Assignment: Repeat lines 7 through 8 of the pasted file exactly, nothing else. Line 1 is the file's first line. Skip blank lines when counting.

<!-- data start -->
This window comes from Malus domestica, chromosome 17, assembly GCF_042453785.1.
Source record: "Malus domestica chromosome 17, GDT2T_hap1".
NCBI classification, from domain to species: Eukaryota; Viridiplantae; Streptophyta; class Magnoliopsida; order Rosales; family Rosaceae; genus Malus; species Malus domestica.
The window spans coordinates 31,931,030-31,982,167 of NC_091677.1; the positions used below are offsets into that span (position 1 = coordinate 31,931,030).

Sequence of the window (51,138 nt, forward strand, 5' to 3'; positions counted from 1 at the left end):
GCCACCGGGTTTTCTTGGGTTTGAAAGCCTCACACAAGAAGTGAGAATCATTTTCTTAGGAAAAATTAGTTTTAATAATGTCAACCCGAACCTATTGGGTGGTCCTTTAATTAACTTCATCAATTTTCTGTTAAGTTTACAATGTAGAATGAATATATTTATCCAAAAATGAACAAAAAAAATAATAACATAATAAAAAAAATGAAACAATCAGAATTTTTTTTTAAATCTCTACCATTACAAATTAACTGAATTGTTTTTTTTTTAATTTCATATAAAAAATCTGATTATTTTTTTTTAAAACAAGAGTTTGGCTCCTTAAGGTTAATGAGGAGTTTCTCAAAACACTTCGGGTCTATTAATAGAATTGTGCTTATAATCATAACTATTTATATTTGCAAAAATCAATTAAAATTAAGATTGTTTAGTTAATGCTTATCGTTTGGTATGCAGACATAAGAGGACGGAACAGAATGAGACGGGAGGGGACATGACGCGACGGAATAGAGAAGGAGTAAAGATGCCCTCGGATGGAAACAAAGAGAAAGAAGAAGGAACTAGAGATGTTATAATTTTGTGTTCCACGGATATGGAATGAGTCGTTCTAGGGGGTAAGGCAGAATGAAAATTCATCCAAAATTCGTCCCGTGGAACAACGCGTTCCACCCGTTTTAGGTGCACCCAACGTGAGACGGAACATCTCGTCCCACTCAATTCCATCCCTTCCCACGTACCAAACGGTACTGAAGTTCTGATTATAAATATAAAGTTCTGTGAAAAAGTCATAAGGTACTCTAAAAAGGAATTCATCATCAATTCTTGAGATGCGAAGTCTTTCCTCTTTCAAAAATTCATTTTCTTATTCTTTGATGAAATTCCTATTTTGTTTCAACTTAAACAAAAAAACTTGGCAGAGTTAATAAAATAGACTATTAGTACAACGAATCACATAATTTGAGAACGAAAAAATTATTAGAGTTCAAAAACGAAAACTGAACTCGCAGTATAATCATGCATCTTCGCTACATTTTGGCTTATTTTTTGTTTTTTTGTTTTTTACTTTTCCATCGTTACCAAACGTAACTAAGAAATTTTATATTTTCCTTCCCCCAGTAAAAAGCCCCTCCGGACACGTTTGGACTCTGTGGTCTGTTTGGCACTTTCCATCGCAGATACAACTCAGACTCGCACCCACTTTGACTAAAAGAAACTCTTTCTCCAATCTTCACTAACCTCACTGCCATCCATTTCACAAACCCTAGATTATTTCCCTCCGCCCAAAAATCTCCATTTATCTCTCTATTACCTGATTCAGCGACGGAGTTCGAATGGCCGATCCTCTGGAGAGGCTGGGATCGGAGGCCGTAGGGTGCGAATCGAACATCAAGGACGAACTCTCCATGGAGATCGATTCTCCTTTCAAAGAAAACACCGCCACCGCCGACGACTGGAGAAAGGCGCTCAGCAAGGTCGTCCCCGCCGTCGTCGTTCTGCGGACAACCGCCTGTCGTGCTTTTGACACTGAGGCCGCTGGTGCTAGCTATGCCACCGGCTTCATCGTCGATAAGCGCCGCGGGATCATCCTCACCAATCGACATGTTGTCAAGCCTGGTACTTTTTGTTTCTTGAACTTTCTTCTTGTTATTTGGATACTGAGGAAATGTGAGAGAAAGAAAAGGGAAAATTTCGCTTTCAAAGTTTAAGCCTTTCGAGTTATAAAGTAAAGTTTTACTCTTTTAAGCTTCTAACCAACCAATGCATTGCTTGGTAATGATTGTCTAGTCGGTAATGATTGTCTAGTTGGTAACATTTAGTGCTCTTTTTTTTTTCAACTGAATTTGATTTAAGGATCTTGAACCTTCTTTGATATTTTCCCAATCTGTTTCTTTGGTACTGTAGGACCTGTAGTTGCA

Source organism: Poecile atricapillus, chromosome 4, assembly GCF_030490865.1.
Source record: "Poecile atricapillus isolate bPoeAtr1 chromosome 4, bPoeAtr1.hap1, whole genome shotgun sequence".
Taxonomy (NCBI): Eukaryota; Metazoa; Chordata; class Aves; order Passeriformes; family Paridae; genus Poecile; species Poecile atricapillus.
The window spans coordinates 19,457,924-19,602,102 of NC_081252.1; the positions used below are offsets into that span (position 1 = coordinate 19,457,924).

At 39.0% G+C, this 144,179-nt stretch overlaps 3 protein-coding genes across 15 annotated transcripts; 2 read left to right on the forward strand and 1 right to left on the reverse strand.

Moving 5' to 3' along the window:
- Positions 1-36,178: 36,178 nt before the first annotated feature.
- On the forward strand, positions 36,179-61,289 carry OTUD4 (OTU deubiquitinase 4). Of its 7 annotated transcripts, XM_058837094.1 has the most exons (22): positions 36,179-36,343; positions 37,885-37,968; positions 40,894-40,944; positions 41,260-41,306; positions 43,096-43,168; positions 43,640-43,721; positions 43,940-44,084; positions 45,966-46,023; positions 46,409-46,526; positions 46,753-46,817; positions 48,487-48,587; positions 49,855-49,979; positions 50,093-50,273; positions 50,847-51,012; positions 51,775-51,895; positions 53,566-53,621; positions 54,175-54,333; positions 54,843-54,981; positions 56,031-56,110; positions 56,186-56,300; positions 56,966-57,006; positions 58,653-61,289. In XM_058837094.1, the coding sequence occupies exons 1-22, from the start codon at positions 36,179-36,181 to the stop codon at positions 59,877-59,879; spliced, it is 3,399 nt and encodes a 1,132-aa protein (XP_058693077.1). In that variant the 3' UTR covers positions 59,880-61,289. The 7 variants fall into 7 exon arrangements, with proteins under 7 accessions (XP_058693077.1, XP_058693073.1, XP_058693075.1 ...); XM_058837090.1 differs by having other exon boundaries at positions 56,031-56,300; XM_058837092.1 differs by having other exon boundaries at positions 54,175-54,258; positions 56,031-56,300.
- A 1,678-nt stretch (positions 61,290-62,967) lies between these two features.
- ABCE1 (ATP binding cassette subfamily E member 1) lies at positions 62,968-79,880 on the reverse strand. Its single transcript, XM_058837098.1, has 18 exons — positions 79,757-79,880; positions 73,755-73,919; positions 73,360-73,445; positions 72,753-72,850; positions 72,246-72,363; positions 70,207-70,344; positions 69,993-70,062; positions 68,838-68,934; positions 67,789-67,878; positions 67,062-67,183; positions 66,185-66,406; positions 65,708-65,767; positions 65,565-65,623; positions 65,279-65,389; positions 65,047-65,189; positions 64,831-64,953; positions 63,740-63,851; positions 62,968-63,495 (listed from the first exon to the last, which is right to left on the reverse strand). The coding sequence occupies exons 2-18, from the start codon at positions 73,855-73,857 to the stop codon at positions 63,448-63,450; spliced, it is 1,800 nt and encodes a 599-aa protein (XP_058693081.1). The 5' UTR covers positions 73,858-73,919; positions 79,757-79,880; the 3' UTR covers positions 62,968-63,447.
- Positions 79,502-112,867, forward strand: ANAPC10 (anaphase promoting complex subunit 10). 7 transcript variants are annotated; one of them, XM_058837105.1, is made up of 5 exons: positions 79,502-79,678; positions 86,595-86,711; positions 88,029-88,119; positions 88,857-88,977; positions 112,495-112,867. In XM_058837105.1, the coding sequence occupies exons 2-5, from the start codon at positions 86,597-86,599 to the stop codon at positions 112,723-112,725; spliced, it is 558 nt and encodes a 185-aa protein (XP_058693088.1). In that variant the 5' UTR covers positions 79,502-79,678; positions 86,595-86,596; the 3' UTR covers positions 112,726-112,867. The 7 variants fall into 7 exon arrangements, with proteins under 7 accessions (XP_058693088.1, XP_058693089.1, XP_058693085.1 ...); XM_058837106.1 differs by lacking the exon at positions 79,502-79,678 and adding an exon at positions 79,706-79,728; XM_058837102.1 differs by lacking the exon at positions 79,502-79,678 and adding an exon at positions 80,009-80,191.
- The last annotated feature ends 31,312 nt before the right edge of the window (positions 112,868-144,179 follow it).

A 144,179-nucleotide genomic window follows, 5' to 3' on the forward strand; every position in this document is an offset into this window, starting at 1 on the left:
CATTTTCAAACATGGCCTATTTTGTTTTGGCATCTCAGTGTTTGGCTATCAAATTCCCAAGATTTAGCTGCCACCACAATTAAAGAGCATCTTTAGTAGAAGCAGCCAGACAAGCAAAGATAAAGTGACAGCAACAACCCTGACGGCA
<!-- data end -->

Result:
Source organism: Poecile atricapillus, chromosome 4, assembly GCF_030490865.1.
Source record: "Poecile atricapillus isolate bPoeAtr1 chromosome 4, bPoeAtr1.hap1, whole genome shotgun sequence".